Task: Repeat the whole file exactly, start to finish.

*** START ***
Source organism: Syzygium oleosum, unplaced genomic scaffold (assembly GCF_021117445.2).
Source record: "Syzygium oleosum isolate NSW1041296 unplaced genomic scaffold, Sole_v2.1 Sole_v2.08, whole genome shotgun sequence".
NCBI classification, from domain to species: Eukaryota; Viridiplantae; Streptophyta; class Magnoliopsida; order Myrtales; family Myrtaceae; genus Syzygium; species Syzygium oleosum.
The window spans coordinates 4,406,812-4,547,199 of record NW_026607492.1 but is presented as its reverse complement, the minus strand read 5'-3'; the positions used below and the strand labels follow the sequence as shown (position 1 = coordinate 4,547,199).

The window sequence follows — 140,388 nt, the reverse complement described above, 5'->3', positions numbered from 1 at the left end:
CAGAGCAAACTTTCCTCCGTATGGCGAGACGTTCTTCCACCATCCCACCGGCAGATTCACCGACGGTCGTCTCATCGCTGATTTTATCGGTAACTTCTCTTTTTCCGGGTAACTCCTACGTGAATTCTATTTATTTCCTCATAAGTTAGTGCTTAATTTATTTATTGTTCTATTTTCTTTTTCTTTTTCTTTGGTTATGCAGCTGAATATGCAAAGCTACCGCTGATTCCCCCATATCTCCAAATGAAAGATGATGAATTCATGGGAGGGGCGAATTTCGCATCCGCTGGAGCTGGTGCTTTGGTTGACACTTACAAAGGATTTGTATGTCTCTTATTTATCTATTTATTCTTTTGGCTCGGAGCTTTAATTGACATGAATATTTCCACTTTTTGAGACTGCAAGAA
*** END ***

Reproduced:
Source organism: Syzygium oleosum, unplaced genomic scaffold (assembly GCF_021117445.2).
Source record: "Syzygium oleosum isolate NSW1041296 unplaced genomic scaffold, Sole_v2.1 Sole_v2.08, whole genome shotgun sequence".
NCBI classification, from domain to species: Eukaryota; Viridiplantae; Streptophyta; class Magnoliopsida; order Myrtales; family Myrtaceae; genus Syzygium; species Syzygium oleosum.
The window spans coordinates 4,406,812-4,547,199 of record NW_026607492.1 but is presented as its reverse complement, the minus strand read 5'-3'; the positions used below and the strand labels follow the sequence as shown (position 1 = coordinate 4,547,199).

The window sequence follows — 140,388 nt, the reverse complement described above, 5'->3', positions numbered from 1 at the left end:
CAGAGCAAACTTTCCTCCGTATGGCGAGACGTTCTTCCACCATCCCACCGGCAGATTCACCGACGGTCGTCTCATCGCTGATTTTATCGGTAACTTCTCTTTTTCCGGGTAACTCCTACGTGAATTCTATTTATTTCCTCATAAGTTAGTGCTTAATTTATTTATTGTTCTATTTTCTTTTTCTTTTTCTTTGGTTATGCAGCTGAATATGCAAAGCTACCGCTGATTCCCCCATATCTCCAAATGAAAGATGATGAATTCATGGGAGGGGCGAATTTCGCATCCGCTGGAGCTGGTGCTTTGGTTGACACTTACAAAGGATTTGTATGTCTCTTATTTATCTATTTATTCTTTTGGCTCGGAGCTTTAATTGACATGAATATTTCCACTTTTTGAGACTGCAAGAA